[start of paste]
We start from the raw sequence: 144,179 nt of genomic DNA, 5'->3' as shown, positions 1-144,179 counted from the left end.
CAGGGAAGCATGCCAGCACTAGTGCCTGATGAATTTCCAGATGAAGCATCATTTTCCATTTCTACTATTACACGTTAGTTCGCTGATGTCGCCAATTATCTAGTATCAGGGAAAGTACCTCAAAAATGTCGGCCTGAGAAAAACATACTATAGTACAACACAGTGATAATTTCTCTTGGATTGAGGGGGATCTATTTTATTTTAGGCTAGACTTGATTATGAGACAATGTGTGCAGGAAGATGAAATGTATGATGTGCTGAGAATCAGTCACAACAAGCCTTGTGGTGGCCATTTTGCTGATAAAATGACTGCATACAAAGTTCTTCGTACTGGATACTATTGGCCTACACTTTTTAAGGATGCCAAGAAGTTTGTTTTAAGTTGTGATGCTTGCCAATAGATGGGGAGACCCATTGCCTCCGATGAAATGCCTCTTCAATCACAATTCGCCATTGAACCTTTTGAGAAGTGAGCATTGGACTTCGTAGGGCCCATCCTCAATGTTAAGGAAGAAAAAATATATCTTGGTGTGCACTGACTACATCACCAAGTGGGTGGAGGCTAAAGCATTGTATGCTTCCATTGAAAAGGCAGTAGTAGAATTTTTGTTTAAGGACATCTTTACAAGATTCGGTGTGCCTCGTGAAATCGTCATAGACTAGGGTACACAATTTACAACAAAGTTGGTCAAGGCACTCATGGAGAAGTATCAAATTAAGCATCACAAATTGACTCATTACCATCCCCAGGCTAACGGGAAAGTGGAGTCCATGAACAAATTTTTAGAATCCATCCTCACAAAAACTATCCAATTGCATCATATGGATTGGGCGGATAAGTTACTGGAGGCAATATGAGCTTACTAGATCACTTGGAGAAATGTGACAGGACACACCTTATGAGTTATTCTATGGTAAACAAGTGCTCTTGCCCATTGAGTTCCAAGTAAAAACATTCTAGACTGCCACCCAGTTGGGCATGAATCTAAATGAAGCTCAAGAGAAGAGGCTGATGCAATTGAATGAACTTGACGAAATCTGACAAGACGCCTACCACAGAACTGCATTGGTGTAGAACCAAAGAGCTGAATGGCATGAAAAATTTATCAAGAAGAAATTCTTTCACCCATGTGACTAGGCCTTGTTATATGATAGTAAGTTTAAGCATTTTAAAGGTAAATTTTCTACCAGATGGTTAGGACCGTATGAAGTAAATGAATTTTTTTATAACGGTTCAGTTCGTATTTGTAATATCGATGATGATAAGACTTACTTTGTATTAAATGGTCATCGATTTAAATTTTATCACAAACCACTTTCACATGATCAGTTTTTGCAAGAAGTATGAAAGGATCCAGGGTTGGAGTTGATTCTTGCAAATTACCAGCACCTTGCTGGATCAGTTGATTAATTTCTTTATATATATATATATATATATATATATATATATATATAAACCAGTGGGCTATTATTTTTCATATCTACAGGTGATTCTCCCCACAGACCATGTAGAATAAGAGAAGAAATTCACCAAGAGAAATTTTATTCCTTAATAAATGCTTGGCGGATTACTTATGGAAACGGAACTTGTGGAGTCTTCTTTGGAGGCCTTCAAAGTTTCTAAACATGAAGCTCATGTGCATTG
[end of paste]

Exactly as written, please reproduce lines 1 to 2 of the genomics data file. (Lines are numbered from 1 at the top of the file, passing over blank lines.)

We start from the raw sequence: 144,179 nt of genomic DNA, 5'->3' as shown, positions 1-144,179 counted from the left end.
CAGGGAAGCATGCCAGCACTAGTGCCTGATGAATTTCCAGATGAAGCATCATTTTCCATTTCTACTATTACACGTTAGTTCGCTGATGTCGCCAATTATCTAGTATCAGGGAAAGTACCTCAAAAATGTCGGCCTGAGAAAAACATACTATAGTACAACACAGTGATAATTTCTCTTGGATTGAGGGGGATCTATTTTATTTTAGGCTAGACTTGATTATGAGACAATGTGTGCAGGAAGATGAAATGTATGATGTGCTGAGAATCAGTCACAACAAGCCTTGTGGTGGCCATTTTGCTGATAAAATGACTGCATACAAAGTTCTTCGTACTGGATACTATTGGCCTACACTTTTTAAGGATGCCAAGAAGTTTGTTTTAAGTTGTGATGCTTGCCAATAGATGGGGAGACCCATTGCCTCCGATGAAATGCCTCTTCAATCACAATTCGCCATTGAACCTTTTGAGAAGTGAGCATTGGACTTCGTAGGGCCCATCCTCAATGTTAAGGAAGAAAAAATATATCTTGGTGTGCACTGACTACATCACCAAGTGGGTGGAGGCTAAAGCATTGTATGCTTCCATTGAAAAGGCAGTAGTAGAATTTTTGTTTAAGGACATCTTTACAAGATTCGGTGTGCCTCGTGAAATCGTCATAGACTAGGGTACACAATTTACAACAAAGTTGGTCAAGGCACTCATGGAGAAGTATCAAATTAAGCATCACAAATTGACTCATTACCATCCCCAGGCTAACGGGAAAGTGGAGTCCATGAACAAATTTTTAGAATCCATCCTCACAAAAACTATCCAATTGCATCATATGGATTGGGCGGATAAGTTACTGGAGGCAATATGAGCTTACTAGATCACTTGGAGAAATGTGACAGGACACACCTTATGAGTTATTCTATGGTAAACAAGTGCTCTTGCCCATTGAGTTCCAAGTAAAAACATTCTAGACTGCCACCCAGTTGGGCATGAATCTAAATGAAGCTCAAGAGAAGAGGCTGATGCAATTGAATGAACTTGACGAAATCTGACAAGACGCCTACCACAGAACTGCATTGGTGTAGAACCAAAGAGCTGAATGGCATGAAAAATTTATCAAGAAGAAATTCTTTCACCCATGTGACTAGGCCTTGTTATATGATAGTAAGTTTAAGCATTTTAAAGGTAAATTTTCTACCAGATGGTTAGGACCGTATGAAGTAAATGAATTTTTTTATAACGGTTCAGTTCGTATTTGTAATATCGATGATGATAAGACTTACTTTGTATTAAATGGTCATCGATTTAAATTTTATCACAAACCACTTTCACATGATCAGTTTTTGCAAGAAGTATGAAAGGATCCAGGGTTGGAGTTGATTCTTGCAAATTACCAGCACCTTGCTGGATCAGTTGATTAATTTCTTTATATATATATATATATATATATATATATATATATATAAACCAGTGGGCTATTATTTTTCATATCTACAGGTGATTCTCCCCACAGACCATGTAGAATAAGAGAAGAAATTCACCAAGAGAAATTTTATTCCTTAATAAATGCTTGGCGGATTACTTATGGAAACGGAACTTGTGGAGTCTTCTTTGGAGGCCTTCAAAGTTTCTAAACATGAAGCTCATGTGCATTG